Wo Fat brings in an assassin to kill a man who made a tour of Communist China and got a good look at its nuclear facilities. The spy freaks out and runs just before the sniper pulls the ... See full summary »


(as Charles Dubin)


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Episode complete credited cast:
Zulu ...
Kam Fong ...
Sam Kavanaugh
Dr. David Forbes
Khigh Dhiegh ...
Norman Dupont ...
Glen Ralston (as Norman Du Pont)
Sherry Plep ...
Ellen Forbes
Linda Ryan ...
Janet Forbes
Chuck Couch ...
Kyle Shepard
Nick Nickolas ...
Oren Bates (as Nick Nicholas)
Michael Leong ...
Danny Kamekona ...
Chung (as Daniel Kamekona)
Baird Miller ...


Wo Fat brings in an assassin to kill a man who made a tour of Communist China and got a good look at its nuclear facilities. The spy freaks out and runs just before the sniper pulls the trigger, and it takes three shots to bring him down. When the man is still alive with a bullet next to his brain, Wo Fat and his goons contact the top neurosurgeon in Hawaii with a request to make sure the spy dies on the operating table. To ensure his "cooperation," the goons kidnap the doctor's daughter and hold her on a boat. McGarrett and a Federal agent embark on an elaborate case of counter-espionage to trick Wo Fat into going back to Peking/Beijing and getting the Party bosses to tear down their nuclear reactors -- and to find the girl, her kidnappers and the mole who tipped off Wo Fat in the first place. Written by Peter Harris

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Crime | Drama | Mystery


Not Rated | See all certifications »




Release Date:

16 September 1970 (USA)  »

Company Credits

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Technical Specs


Sound Mix:


Aspect Ratio:

1.33 : 1
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Did You Know?


The title is taken from Ecclesiastes 3:2. This biblical passage was popularized by the 1962 song "Turn! Turn! Turn! (to Everything There is a Season)," music by Pete Seeger. The Byrds' version was a number one song in December 1965. See more »


Sam Kavanaugh: [Last lines] Oh, we finally got squared off... Maybe we can get along together from now on.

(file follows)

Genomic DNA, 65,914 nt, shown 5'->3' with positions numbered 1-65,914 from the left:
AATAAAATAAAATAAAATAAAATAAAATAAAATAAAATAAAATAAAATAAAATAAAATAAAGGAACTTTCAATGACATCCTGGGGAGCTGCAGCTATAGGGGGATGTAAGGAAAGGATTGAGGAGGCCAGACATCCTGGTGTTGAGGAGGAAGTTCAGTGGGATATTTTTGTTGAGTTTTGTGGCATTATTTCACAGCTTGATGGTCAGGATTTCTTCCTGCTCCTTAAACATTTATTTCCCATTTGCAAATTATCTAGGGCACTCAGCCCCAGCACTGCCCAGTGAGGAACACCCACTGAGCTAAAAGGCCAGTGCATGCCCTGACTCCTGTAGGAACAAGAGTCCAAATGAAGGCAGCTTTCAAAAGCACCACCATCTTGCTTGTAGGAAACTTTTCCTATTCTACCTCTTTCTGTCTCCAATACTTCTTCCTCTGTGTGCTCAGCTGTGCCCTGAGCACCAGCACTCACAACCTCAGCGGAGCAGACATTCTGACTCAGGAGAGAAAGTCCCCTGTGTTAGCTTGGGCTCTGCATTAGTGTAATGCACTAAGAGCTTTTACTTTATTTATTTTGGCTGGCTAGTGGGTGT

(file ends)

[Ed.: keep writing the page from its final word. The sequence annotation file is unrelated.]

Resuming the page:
Det. Steve McGarrett: Yeah, I'd like that.
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User Reviews

The Human Side of Wo Fat
24 February 2008 | by (Ukiah, California) – See all my reviews

How to get close to a man who's been wounded and is closely guarded in a hospital? Why not put pressure on his physician -- by kidnapping the doctor's pre-teen daughter if necessary? That's the basic plot of this, the third season opener of "Hawaii Five-O," marking the third match-up of McGarrett and Chinese agent Wo Fat since the show's pilot. But thanks to Ken Pettus' unexpectedly character-driven script, it became something quite different from the usual annual (or occasionally, as in this season, semi-annual) appearance of the best opponent McGarrett ever faced.

Hard-nosed American intelligence agent Sam Kavanaugh (well-played by Gerald S. O'Laughlin, sadly making his final guest appearance in the series) needs the information that a double-agent was bringing to Hawaii before he suffered a near-fatal gunshot wound -- and Wo Fat wants just as much to prevent the agent from ever regaining consciousness. So, he has the young daughter of the agent's doctor kidnapped, and warns him and his wife that if the agent survives the operation, their daughter will not.

It sounds like a pretty grim strategy, but in Pettus' hands it let viewers see a side of Wo Fat that hadn't been portrayed before. Khigh Dhiegh must have been delighted that, for once, his character got to be something besides just a one-dimensional bad guy -- Wo Fat was always charming, of course, but he was also always very much a killer. But here, he first protests to the girl's parents that he would seriously regret having to harm their child, telling them that he's "just as much a victim" as they and their daughter are. Then he assures them that if the doctor does as he's told, they can be certain that no harm will come to her -- using the curious logic that if he failed to keep his word and harmed her anyway, no future threat he might make would have any credibility!

Still, the real value of this script is in the scenes between Dhiegh/Wo Fat and the young girl. The actress playing the girl has little to say (although she does a believable-enough job with what she has). But Wo Fat fills in beautifully, asking her if she plays chess and responding with delight when she says that she does -- "So few women play chess . . . they seem to have no grasp for it!" Later, he tells her that he knew another little girl (strongly implying that it was his sister) who also was afraid when there was trouble in his country in the streets outside their house -- and that he had to calm both her and his mother. Next, he suggests that harm came to his sister when she panicked and ran outside -- actually having to catch himself before his voice breaks.

And finally, when she's fallen asleep, he admits to a henchman that he was trying to let her win the chess game -- without her knowing about it "of course." It's a glimpse of the human Wo Fat that was never seen again in the show, but for those fans who enjoyed all of his encounters with McGarrett, it left a mark that would remain even when his character returned to form. Kudos to Ken Pettus for slowing the story down enough to allow for these character moments -- and to Khigh Dhiegh for underplaying the role as he always did, so that these moments flowed quite naturally from a character so often portrayed as only a cold-blooded killer.

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